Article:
One of the pleasures of having our Hitting Left radio show and podcast – live at 11am on Friday’s. 105.5fm. Streaming at http://www.lumpenradio.com and podcast/archived at http://www.hittingleft.libsyn.com – is having as guests some really good and decent political people.
Chicago city council members even.
We’ve had as guests Susan Sadlowski Garza, Byron Sigcho, Rossana Rodriquez, Scott Waguespack and last week, Andre Vasquez.
Really good people.
On the other hand, I was struck this morning by the chutzpah of others who sit in the council chambers.
Like council member Patrick Daley Thompson of the 11th ward.
This morning’s Sun-Times reports that Daley Thompson isn’t happy about Mayor Lightfoot’s plan to go easier on the city’s poor who haven’t paid their tickets. Her plan is to stop suspending driver’s licenses for non-moving violations.
Suspended licenses is a cruel hardship for our people who need to drive to work, often at multiple jobs a day.
As the Mayor has noted previously, this practice of raising city revenue from unpaid tickets is punitive and impacts the city’s Black and Brown communities the most.
For example, under previous administrations the city doubled fines for tickets from $200 to $400 because of late fees.
Currently, more than 69,000 drivers licenses are in “suspension status” for non-payment of fines and fees. Under the Lightfoot plan, nearly all those drivers will be eligible for re-instatement.
The mayor’s plan calls for creating a six-month, payment plan that includes lower down payments and more time to pay for motorists in financial distress.
The short-term cost to the city? About $15 million a year.
That’s peanuts when you consider the city is facing a nearly billion dollar budget hole.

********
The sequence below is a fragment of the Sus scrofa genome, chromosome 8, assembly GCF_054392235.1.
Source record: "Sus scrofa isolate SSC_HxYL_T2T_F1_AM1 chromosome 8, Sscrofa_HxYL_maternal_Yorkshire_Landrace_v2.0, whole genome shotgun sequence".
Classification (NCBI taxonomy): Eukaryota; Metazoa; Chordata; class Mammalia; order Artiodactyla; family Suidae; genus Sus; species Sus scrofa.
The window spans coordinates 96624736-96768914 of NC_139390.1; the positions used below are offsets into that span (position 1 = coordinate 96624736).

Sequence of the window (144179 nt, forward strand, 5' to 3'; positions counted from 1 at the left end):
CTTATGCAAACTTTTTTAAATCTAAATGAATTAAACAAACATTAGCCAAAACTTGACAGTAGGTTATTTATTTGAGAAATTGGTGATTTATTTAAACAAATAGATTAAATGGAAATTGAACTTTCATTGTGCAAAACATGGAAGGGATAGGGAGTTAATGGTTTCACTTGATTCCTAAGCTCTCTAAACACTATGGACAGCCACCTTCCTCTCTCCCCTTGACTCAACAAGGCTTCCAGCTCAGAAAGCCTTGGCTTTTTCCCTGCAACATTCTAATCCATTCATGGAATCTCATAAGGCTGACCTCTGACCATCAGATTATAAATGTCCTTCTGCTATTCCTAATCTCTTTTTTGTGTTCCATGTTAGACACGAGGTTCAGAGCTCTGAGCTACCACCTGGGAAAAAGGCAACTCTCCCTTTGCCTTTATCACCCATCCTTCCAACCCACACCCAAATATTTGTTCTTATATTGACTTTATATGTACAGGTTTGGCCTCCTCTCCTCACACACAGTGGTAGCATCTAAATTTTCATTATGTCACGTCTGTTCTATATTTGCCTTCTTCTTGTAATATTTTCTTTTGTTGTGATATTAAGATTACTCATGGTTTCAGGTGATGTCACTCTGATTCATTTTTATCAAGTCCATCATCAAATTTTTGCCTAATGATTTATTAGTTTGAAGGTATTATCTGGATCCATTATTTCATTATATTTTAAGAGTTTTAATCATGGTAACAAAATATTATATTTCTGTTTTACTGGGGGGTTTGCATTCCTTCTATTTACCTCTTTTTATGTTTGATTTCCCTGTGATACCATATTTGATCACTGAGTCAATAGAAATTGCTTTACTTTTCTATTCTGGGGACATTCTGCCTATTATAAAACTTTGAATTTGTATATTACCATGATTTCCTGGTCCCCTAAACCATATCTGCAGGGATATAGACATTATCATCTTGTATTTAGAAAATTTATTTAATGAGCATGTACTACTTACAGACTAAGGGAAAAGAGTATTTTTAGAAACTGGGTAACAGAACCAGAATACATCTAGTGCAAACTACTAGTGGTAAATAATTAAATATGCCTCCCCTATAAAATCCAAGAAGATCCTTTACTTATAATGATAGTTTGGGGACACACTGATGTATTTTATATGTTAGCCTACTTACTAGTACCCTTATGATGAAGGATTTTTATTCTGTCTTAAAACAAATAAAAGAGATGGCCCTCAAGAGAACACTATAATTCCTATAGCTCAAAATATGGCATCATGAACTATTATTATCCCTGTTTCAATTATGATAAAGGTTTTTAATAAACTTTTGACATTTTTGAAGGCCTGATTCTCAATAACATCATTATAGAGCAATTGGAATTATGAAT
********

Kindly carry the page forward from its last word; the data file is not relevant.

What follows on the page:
But council member Daley Thompson objects.
“At some point, there’s a little tough love [needed].” Daley Thompson told the Sun-Times.
“I understand there’s a hardship of some folks in paying for it. But residents of my community have a hardship of paying an increased property tax and increased fees and fines. They abide by the law and they pay their debts….We have to look at those that are …paying their debts and not burden them with this additional cost.”
Here’s the irony part.
It was only last Friday that it was discovered that the same Daley Thompson was fronting for the indicted Alderman Eddie Burke on shady business dealings costing the residents of his ward and the city plenty.
In a sharp break from City Hall convention, two Chicago aldermen fronted measures for now-indicted Ald. Edward Burke that would bring millions of dollars in property tax breaks going to Burke’s law clients in his Southwest Side ward.
By putting their names on a half dozen measures involving businesses in Burke’s ward, Ald. Patrick Daley Thompson (11th) and former Ald. Michael Zalewski (23rd) allowed Burke to get around the city’s conflict-of-interest rules, a Better Government Association investigation has found.
Some of the tax-break measures came as federal agents were working to build the racketeering and bribery case that accuses Burke, the longest-serving alderman in Chicago history, of trying to shake down businesses to hire his law firm for property tax appeals.
In two instances involving Thompson and Zalewski, Burke’s name and ward number initially were on official documents but were scratched off before the votes, with the other aldermen’s names and ward numbers penciled in as sponsors of the measures.
That was just last Friday.
On Monday he’s talking about “tough love” for people who can’t afford doubled fines on their parking tickets.